originally a national name,' and on page 225, 'This word ârya, 'with a long a, is derived from arya with a short a, and this 'name arya is applied in the later Sanskrit to a Vaisya, or a 'member of the third class. What is called the third class must 'originally have constituted a large majority of the Brahmanic society; for all who were not soldiers or priests were Vaisyas. 'We may well understand, therefore, how a word originally applied to the cultivators of the soil and householders should 'have become a general name for all Aryans.' If it was 'origi'nally a national name,' of which, however, there is no proof, we confess we cannot well understand how, 'originally applied to 'the cultivators of the soil and householders,' it should in time 'have become a general name for all Aryans. Besides, if ârya was employed as a general name of the family in their primitive abode, it could not well be derived from arya, as applied to one of the Brahmanic castes. For the Brahmanic system is of a later date, and was first developed in India. Possibly, ârya was derived from a root with a meaning better suited to its usual application than the root ar, 'to till the ground.' Such compounds as âryâvarta, etc., resemble the word Holy-land, denoting the country of the holy people, the Brahmins, and not the country of a particular nation.

The Irish, and the Iron in the Caucasus, are the only instances in which the term seems to be applied to the entire people by themselves. But these instances are too modern to make it certain that such was their original application. They may have

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had a more restricted meaning at first, and gradually fallen into their present acceptation. And even in regard to Ireland, the old designation of the Island of the Saints,' awakens the suspicion that the people applied the name to their character rather than to their nationality. They called themselves the 'righteous,' or people of a pure race, like the first three classes in India, who also assumed the same name.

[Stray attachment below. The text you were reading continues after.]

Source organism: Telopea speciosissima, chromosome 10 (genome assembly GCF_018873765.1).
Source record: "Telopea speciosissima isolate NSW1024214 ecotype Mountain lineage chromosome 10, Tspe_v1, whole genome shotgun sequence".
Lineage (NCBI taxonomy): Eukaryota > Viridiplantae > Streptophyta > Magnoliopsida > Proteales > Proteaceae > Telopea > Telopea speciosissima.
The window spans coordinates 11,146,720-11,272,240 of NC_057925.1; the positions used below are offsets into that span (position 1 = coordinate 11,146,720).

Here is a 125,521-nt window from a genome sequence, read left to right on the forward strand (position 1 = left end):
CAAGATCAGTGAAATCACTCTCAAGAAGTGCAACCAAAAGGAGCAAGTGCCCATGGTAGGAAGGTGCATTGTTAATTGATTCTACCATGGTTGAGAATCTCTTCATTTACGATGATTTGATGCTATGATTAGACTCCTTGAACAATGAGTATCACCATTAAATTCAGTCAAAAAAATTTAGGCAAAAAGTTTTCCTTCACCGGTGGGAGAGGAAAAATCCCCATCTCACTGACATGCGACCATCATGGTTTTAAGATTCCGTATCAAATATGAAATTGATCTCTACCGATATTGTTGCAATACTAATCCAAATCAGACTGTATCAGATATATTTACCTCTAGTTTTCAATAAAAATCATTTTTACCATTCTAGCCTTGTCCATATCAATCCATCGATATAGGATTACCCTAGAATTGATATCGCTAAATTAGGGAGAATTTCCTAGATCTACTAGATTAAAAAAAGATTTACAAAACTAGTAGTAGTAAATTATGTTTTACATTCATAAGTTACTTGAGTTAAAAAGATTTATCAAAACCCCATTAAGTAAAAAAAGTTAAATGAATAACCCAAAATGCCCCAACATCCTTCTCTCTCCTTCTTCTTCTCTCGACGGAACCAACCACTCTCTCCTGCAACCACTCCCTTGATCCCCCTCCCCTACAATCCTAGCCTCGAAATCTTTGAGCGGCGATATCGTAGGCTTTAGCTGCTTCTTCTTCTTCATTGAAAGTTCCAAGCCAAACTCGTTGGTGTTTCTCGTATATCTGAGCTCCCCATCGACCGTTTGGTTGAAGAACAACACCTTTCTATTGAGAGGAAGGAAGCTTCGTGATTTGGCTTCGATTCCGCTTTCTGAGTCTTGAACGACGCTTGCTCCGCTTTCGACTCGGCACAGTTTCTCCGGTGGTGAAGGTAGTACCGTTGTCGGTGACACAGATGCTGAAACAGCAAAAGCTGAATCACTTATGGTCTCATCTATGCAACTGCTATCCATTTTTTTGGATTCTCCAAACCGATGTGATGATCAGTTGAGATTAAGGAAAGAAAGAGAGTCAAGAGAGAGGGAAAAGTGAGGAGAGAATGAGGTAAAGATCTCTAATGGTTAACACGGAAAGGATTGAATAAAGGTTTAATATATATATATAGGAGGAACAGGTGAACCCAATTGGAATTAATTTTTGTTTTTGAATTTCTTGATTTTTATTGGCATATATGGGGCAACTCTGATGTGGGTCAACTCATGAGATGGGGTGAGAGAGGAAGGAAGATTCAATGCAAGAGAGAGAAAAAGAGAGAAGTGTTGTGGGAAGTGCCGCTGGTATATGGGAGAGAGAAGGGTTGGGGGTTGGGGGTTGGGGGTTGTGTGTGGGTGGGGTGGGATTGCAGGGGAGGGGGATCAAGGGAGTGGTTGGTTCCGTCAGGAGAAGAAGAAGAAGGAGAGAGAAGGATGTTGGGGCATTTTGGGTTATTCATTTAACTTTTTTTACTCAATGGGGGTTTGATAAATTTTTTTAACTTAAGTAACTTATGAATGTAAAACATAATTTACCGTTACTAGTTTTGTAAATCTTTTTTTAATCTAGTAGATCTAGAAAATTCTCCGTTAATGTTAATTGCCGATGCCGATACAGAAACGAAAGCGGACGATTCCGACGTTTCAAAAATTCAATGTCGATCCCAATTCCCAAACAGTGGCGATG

Airyanem and Iran, as we have seen, apply to country and not to nation. They denote the holy land created specially by Ormuzd for his devout worshippers. The expression in the arrow-headed inscriptions, 'Irân va Anirân,' which is translated 'Kings of the Aryan and un-Aryan races,' may be interpreted, of the religious and of the irreligious; for he who calls himself 'King of kings' would assume also to be lord of the just and of the unjust. But may the expression not refer to country rather than to people, and be another way of saying, 'Kings of the 'whole earth'—of Iran and of all that is not included in Iran?

Another case, nearly related to this, is the one quoted from Herodotus, who states, vii. 62, that in olden times the Medes 'were by everybody called Arii.' This, he informs us, is their own account. Their recalling the fact in such a manner shows that they regarded it as an honourable appellation, and not as a meaningless national name. In another part of his History (I. 101) he mentions the Magi as forming one of the six Median tribes. Now, the Magi occupied a position something like that of the Levites among the Jews. They were sacred persons, and officiated as priests, both among the Medes and Persians. Still further, in the narrative in the Third Book, of an attempt to set the false Smerdis upon the throne, he states that this Smerdis himself was a Magian. The whole enterprise seems to have been undertaken for the purpose of getting the power into the hands of the Medes, and so of securing the prestige of the Magian religion. All this makes it very probable that the term Arii, by which they said they were called in olden times, denoted the esteem in which they were held as a sacred body. This accords with all the other uses of the word which we have examined.